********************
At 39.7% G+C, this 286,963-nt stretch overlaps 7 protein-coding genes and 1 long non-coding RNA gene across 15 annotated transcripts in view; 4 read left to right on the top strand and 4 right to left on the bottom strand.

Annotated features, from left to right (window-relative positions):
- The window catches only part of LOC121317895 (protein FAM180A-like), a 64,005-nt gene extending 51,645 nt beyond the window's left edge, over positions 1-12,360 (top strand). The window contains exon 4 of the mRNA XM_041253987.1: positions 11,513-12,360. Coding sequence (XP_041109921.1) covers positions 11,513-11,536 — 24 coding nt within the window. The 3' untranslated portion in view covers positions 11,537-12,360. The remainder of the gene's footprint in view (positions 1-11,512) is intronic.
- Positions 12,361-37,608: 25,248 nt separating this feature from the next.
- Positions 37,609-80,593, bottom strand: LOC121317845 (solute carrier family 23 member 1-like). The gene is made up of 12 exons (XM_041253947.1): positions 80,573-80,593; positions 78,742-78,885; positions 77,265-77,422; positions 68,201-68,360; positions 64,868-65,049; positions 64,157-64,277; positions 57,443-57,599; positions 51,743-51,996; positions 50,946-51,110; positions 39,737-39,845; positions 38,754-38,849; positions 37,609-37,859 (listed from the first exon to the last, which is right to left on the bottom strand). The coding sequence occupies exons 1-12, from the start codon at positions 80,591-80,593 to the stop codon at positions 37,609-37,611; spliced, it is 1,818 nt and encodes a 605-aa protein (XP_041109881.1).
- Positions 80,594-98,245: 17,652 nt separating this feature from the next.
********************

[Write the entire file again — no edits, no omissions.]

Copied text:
At 39.7% G+C, this 286,963-nt stretch overlaps 7 protein-coding genes and 1 long non-coding RNA gene across 15 annotated transcripts in view; 4 read left to right on the top strand and 4 right to left on the bottom strand.

Annotated features, from left to right (window-relative positions):
- The window catches only part of LOC121317895 (protein FAM180A-like), a 64,005-nt gene extending 51,645 nt beyond the window's left edge, over positions 1-12,360 (top strand). The window contains exon 4 of the mRNA XM_041253987.1: positions 11,513-12,360. Coding sequence (XP_041109921.1) covers positions 11,513-11,536 — 24 coding nt within the window. The 3' untranslated portion in view covers positions 11,537-12,360. The remainder of the gene's footprint in view (positions 1-11,512) is intronic.
- Positions 12,361-37,608: 25,248 nt separating this feature from the next.
- Positions 37,609-80,593, bottom strand: LOC121317845 (solute carrier family 23 member 1-like). The gene is made up of 12 exons (XM_041253947.1): positions 80,573-80,593; positions 78,742-78,885; positions 77,265-77,422; positions 68,201-68,360; positions 64,868-65,049; positions 64,157-64,277; positions 57,443-57,599; positions 51,743-51,996; positions 50,946-51,110; positions 39,737-39,845; positions 38,754-38,849; positions 37,609-37,859 (listed from the first exon to the last, which is right to left on the bottom strand). The coding sequence occupies exons 1-12, from the start codon at positions 80,591-80,593 to the stop codon at positions 37,609-37,611; spliced, it is 1,818 nt and encodes a 605-aa protein (XP_041109881.1).
- Positions 80,594-98,245: 17,652 nt separating this feature from the next.